Lötschberg Tunnel

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Lötschberg Tunnel
Kandersteg - Lötschberg Tunnel.jpg
The Lötschberg Tunnel from the north portal
Overview
Official name German: Lötschberg Tunnel
Line Lötschberg Line
Location Traversing the Bernese Alps in Switzerland
(Canton of Bern, canton of Valais)
Coordinates 46°22′08″N 7°45′14″E / 46.369°N 7.754°E / 46.369; 7.75446°28′41″N 7°40′01″E / 46.478°N 7.667°E / 46.478; 7.667
System BLS, SBB CFF FFS
Start Kandersteg, canton of Bern, 1,200 m (3,900 ft)
End Goppenstein, canton of Valais, 1,216 m (3,990 ft)
Operation
Work begun 7 March 1907
Opened 15 July 1913
Owner BLS NETZ AG
Operator BLS
Traffic Railway
Character Passenger, Freight, Car Transport
Technical
Length 14.612 km (9.079 mi)
No. of tracks One double-track
Track gauge 1,435 mm (4 ft 8 12 in) (standard gauge)
Electrified 15 kV 16.7 Hz
Highest elevation 1,239.54 m (4,066.7 ft)
Lowest elevation 1,200 m (3,900 ft) (north portal)
Grade 3–7 ‰
Route map
Lötschberg Höhenprofil-N.svg
Outline map of the Lötschbergbahn between Spiez and Brig in Switzerland, showing the part from Frutigen to Brig. Note the double loop completed with a 270 degree spiral tunnel between Kandergrund and Felsenburg (ca. km 60 and 70) and the straight stretch of the Lötschberg tunnel between km 75 and 90.
The Lötschberg Tunnel in the outline of the Lötschberg Line showing the planned straight and realized curved tunnel between km 75 und 90. Positions are indicated in travel distance from Bern in [km].[1]

The Lötschberg Tunnel is a 14.612 km (9.079 mi) long railway tunnel on the Lötschberg Line, which connects Spiez and Brig at the northern end of the Simplon Tunnel cutting through the Bernese Alps of Switzerland. Its ends are at the towns of Kandersteg (2 km away) in the canton of Berne and Goppenstein in the canton of Valais.[2] The top elevation of the tunnel is 1,240 m (4,070 ft) above sea level, this is the highest point of the main Swiss railway network.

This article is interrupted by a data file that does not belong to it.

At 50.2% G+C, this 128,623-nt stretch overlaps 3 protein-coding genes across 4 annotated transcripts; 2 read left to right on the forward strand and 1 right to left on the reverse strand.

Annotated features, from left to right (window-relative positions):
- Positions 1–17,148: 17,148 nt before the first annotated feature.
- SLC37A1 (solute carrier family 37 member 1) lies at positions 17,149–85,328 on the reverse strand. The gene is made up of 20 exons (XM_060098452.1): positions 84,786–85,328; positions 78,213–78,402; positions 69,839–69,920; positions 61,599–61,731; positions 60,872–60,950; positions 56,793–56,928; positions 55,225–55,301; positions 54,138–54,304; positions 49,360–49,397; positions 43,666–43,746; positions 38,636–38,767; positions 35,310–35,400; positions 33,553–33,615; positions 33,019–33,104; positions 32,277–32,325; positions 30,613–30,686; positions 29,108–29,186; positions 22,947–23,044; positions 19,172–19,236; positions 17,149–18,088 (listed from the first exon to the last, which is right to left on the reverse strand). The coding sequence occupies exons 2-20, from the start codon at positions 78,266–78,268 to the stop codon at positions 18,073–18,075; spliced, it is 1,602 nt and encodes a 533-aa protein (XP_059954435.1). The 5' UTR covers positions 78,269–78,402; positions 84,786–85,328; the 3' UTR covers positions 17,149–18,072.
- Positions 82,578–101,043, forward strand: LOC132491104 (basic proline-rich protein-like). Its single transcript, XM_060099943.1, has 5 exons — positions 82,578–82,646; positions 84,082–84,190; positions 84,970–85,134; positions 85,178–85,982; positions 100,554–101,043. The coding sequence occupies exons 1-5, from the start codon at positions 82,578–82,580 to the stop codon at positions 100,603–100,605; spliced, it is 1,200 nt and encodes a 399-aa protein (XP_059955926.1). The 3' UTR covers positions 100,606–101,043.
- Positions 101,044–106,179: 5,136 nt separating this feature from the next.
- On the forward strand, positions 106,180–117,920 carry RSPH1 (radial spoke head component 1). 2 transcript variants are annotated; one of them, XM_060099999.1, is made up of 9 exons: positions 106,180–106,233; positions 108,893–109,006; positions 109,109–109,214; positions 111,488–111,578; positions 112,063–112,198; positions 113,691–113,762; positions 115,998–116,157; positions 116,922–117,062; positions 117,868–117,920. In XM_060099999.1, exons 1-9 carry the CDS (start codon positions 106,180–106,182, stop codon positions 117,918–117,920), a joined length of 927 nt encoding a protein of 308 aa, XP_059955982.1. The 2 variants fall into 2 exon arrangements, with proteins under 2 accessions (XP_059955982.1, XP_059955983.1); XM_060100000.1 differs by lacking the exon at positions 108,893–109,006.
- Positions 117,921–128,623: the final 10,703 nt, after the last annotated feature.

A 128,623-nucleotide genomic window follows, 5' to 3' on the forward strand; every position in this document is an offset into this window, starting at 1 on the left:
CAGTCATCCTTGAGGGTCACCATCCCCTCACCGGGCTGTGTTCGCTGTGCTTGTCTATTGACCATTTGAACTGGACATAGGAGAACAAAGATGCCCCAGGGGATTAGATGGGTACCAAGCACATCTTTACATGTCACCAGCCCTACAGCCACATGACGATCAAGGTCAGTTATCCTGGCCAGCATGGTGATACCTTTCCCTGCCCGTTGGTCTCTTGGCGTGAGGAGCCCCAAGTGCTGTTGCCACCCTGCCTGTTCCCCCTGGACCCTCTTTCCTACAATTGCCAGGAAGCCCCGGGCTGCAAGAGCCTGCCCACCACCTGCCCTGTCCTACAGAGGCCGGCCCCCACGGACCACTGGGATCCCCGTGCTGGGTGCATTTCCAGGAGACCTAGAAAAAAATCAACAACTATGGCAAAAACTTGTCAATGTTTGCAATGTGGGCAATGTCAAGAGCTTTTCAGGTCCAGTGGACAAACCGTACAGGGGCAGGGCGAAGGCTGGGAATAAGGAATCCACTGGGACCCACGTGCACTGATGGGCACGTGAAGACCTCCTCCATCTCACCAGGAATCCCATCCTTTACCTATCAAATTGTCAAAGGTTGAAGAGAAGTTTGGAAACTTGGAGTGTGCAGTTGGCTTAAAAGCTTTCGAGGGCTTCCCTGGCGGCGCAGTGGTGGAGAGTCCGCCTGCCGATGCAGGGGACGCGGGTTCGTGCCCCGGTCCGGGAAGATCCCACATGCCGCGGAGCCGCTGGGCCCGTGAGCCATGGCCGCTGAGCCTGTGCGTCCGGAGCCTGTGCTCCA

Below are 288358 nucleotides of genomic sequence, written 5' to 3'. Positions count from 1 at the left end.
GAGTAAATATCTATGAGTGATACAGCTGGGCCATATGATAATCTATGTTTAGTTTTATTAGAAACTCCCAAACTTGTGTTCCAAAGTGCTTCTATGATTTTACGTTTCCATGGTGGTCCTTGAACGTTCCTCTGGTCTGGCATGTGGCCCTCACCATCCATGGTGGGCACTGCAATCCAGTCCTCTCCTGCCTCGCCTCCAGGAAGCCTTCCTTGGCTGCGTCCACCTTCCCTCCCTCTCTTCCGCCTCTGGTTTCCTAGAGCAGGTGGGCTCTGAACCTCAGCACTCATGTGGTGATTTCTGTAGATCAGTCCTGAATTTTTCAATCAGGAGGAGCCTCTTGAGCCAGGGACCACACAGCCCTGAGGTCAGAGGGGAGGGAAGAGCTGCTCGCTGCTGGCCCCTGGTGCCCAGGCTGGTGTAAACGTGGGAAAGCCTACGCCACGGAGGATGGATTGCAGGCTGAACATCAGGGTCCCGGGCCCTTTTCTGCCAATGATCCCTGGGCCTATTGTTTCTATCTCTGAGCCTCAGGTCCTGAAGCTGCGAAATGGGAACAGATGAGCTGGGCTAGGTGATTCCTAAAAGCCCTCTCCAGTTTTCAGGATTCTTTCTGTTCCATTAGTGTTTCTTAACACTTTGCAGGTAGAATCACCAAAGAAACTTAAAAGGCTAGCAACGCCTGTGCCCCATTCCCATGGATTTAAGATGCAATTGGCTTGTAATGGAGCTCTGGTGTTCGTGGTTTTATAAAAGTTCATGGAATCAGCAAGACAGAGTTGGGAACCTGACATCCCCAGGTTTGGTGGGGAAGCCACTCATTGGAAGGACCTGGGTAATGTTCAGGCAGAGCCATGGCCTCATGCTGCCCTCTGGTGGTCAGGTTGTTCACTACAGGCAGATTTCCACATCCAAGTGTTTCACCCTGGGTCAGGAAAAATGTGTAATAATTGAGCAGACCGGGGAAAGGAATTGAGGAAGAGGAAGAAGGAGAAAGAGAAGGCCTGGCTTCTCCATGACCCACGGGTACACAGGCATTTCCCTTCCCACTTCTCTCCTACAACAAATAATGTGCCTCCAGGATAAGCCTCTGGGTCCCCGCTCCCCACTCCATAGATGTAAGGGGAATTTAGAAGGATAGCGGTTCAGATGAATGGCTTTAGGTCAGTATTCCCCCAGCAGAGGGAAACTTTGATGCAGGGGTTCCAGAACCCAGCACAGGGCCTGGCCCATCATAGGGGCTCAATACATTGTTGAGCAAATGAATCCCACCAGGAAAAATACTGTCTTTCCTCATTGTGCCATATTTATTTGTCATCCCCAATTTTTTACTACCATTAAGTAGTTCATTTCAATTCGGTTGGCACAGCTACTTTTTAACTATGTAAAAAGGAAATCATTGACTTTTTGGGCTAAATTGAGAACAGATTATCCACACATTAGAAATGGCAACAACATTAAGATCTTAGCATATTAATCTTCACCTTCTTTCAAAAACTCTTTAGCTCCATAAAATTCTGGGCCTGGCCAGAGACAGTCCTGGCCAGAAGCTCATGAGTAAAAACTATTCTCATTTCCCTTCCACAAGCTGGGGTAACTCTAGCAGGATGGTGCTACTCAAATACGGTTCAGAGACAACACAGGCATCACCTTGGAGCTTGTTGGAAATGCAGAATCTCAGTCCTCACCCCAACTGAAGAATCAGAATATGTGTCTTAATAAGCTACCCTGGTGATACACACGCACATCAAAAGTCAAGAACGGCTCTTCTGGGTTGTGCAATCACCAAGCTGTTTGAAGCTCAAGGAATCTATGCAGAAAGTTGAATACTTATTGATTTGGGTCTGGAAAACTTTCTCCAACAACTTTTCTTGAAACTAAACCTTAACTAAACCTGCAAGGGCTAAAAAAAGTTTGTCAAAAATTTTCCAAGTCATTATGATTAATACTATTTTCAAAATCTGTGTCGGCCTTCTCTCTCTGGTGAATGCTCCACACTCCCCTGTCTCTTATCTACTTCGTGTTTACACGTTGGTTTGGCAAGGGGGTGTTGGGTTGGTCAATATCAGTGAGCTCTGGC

Construction began in 1907 and suffered delays by several severe accidents.

  • February 1908: An avalanche destroyed a hotel that the workers lived in, killing 13.
  • July 1908: The tunnel broke into a deep fissure below the Gasterntal valley and flooded with water and glacial deposit from the fissure, killing 25, and 1554 meters (5100 feet, 0.9656 mile) of the tunnel had to be abandoned and sealed off and replaced by a curved bypass.
  • March 1911: Breakthrough was achieved
  • 3 June 1913: Finalization
  • 15 July 1913: Regular service through the Lötschberg Tunnel began in 1913.

The tunnel is a single bore twin track.

The BLS AG company offers a car transport service through the tunnel, between Kandersteg station and Goppenstein station, for accompanied vehicles. The journey time of approximately 20 minutes, passengers remain in their cars in open sided car transport vehicles. At peak times, the car transport service operates in each direction every 7½ minutes.

The new Lötschberg Base Tunnel, opened on June 15, 2007, has been constructed some 400 m (1,312 ft) below the level of the current Lötschberg Tunnel as part of the NRLA (New Railway Link through the Alps) project.

North portal south of Kandersteg (1200 m a.s.l.)
South portal from Goppenstein (1216 m a.s.l.)
Car transport through the Lötschberg tunnel (Kandersteg)

See also[edit]

References[edit]

  1. ^ Röll, V. Freiherr von: Enzyklopädie des Eisenbahnwesens, Band 2. Berlin, Wien 1912, p. 256 on www.zeno.org/Roell-1912
  2. ^ Eisenbahnatlas Schweiz. Verlag Schweers + Wall GmbH. 2012. p. 45. ISBN 978-3-89494-130-7. 

Further reading[edit]

  • Baumgartner, B., and M. Lortscher. 2007. "Commissioning of the Lotschberg Base Tunnel". Elektrische Bahnen; Zentralblatt F̐ưur Elektrischen Zugbetrieb Und Alle Arten Von Triebfahrzeugen Mit Elektrischem Antrieb. no. 6: 345-350.
  • Lortscher, M., et al. "Electric Installations in the Lotschberg Base Tunnel." Elektrische Bahnen; Zentralblatt F̐ưur Elektrischen Zugbetrieb Und Alle Arten Von Triebfahrzeugen Mit Elektrischem Antrieb. 6 (2007): 323-344.
  • Pesendorfer, M., and S. Loew. 2004. "Hydrogeologic Exploration During Excavation of the Lotschberg Base Tunnel (AlpTransit Switzerland)". Lecture Notes in Earth Sciences. no. 104: 347-358.
  • Vuilleumier, F., A. Weatherill, and B. Crausaz. 2002. "Safety Aspects of Railway and Road Tunnel: Example of the Lotschberg Railway Tunnel and Mont-Blanc Road Tunnel". Tunnelling and Underground Space Technology. 17, no. 2: 153-158.
  • 2000. "Lötschberg Base Tunnel Will Open Up Low-Level High-Cube Route in 2007". Railway Gazette International. 156: 175-182.
  • 2002. "TUNNELS - Lotschberg Team Advances Swiftly Through the Alps - Teams Using TBMs and Drill-and-Blast Methods Drive Tunnel That Will Speed Trucks Through Switzerland". ENR.. 249, no. 3: 28.
  • 2005. "Tracklaying Reaches Halfway in the Lötschberg Base Tunnel". Railway Gazette International. 161, no. 12: 773-775.

External links[edit]

Media related to Lötschberg rail Tunnel at Wikimedia Commons

Coordinates: 46°25′49″N 7°43′5″E / 46.43028°N 7.71806°E / 46.43028; 7.71806